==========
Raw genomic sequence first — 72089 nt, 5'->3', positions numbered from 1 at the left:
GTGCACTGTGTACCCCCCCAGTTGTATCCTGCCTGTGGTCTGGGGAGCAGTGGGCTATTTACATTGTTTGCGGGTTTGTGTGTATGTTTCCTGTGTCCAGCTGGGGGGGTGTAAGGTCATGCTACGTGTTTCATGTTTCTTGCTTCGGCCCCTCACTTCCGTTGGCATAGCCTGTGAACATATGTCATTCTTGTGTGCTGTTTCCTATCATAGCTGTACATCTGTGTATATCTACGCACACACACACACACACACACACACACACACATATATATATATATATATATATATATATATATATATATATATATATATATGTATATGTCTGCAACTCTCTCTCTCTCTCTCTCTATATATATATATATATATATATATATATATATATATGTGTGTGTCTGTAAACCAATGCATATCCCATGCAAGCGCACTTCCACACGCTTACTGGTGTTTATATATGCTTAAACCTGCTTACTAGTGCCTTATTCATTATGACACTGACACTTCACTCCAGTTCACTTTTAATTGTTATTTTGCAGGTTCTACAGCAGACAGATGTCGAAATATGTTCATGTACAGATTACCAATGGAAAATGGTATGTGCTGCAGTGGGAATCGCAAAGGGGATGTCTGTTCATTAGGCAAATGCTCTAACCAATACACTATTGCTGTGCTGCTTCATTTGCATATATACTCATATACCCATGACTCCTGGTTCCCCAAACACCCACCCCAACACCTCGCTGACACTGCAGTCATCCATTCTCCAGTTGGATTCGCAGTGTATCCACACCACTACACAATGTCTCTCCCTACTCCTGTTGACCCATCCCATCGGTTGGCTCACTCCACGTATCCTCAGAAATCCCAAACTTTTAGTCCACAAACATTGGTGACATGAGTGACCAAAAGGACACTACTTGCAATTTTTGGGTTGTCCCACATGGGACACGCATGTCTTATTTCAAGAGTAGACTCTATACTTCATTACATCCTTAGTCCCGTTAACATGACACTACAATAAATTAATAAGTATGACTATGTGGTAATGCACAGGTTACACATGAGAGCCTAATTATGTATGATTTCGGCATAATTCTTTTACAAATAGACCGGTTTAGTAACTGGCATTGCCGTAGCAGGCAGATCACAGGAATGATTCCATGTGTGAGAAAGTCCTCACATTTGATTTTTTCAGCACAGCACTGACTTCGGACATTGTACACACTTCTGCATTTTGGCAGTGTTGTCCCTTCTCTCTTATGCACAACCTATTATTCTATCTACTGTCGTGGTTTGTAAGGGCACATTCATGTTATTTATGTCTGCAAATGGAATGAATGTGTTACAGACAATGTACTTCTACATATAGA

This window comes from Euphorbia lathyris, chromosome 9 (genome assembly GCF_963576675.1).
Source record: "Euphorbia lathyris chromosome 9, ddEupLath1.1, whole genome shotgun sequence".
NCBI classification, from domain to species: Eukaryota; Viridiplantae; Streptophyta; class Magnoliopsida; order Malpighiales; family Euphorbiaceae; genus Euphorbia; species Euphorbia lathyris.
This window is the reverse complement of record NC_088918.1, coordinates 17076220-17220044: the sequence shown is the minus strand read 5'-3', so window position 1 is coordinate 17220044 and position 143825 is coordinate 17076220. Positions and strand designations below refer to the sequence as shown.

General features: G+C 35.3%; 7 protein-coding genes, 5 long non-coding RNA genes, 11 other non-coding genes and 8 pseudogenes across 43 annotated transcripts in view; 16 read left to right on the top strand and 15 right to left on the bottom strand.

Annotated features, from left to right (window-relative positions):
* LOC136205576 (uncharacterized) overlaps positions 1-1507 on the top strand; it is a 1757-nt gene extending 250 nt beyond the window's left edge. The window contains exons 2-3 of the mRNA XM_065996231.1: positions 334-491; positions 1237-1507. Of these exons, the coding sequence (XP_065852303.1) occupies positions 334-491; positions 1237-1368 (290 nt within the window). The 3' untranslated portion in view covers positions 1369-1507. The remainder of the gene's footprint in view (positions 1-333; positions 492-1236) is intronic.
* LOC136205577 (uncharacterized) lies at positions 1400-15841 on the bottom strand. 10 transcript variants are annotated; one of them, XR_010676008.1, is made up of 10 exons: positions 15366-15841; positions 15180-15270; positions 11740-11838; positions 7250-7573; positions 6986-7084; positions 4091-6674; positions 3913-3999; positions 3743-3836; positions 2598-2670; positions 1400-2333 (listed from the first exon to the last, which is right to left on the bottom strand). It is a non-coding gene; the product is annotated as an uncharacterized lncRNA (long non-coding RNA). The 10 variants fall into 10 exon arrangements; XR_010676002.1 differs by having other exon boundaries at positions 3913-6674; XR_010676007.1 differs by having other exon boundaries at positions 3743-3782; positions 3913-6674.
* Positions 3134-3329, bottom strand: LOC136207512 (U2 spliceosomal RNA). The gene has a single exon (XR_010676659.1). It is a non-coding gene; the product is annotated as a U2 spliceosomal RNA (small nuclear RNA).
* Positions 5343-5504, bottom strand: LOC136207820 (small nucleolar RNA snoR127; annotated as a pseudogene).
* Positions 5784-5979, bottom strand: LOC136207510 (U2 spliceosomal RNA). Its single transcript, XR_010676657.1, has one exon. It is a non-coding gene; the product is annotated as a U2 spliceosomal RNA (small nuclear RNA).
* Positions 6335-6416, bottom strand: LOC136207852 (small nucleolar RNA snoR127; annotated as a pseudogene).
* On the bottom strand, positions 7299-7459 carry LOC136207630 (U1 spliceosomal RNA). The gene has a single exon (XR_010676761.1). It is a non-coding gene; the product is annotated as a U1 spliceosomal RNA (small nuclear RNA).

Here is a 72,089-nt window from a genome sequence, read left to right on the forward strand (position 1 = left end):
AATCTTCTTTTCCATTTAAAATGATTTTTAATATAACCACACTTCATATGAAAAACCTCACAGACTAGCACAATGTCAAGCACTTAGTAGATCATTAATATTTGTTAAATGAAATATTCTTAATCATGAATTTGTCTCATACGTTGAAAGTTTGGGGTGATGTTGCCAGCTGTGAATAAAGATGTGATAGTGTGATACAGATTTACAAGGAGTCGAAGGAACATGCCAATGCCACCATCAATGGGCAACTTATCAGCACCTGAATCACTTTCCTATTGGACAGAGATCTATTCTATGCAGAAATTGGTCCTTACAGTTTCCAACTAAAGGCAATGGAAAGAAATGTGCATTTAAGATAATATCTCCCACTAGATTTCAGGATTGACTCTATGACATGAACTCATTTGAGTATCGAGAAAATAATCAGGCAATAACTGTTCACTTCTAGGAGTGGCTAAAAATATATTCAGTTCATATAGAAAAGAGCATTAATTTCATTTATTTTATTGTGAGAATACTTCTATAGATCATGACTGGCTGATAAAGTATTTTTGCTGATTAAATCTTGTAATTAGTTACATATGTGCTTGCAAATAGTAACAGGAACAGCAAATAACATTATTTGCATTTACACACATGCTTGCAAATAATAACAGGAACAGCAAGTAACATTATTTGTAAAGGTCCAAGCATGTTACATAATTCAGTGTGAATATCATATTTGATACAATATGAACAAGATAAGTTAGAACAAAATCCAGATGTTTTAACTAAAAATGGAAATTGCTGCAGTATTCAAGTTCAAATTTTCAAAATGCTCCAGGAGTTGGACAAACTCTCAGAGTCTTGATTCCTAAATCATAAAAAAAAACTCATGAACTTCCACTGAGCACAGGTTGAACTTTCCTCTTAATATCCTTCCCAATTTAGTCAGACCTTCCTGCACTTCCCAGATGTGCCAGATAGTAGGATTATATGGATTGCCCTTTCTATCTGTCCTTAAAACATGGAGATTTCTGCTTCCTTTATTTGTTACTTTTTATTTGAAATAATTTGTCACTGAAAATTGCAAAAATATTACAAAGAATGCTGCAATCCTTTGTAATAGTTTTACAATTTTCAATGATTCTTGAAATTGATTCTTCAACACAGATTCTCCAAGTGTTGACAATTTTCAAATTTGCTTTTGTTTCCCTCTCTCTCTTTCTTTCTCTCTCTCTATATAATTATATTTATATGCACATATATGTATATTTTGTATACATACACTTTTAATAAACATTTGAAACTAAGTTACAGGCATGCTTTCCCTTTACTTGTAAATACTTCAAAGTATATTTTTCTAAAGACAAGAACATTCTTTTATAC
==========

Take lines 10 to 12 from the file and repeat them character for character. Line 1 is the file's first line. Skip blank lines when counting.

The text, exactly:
* LOC136205577 (uncharacterized) lies at positions 1400-15841 on the bottom strand. 10 transcript variants are annotated; one of them, XR_010676008.1, is made up of 10 exons: positions 15366-15841; positions 15180-15270; positions 11740-11838; positions 7250-7573; positions 6986-7084; positions 4091-6674; positions 3913-3999; positions 3743-3836; positions 2598-2670; positions 1400-2333 (listed from the first exon to the last, which is right to left on the bottom strand). It is a non-coding gene; the product is annotated as an uncharacterized lncRNA (long non-coding RNA). The 10 variants fall into 10 exon arrangements; XR_010676002.1 differs by having other exon boundaries at positions 3913-6674; XR_010676007.1 differs by having other exon boundaries at positions 3743-3782; positions 3913-6674.
* Positions 3134-3329, bottom strand: LOC136207512 (U2 spliceosomal RNA). The gene has a single exon (XR_010676659.1). It is a non-coding gene; the product is annotated as a U2 spliceosomal RNA (small nuclear RNA).
* Positions 5343-5504, bottom strand: LOC136207820 (small nucleolar RNA snoR127; annotated as a pseudogene).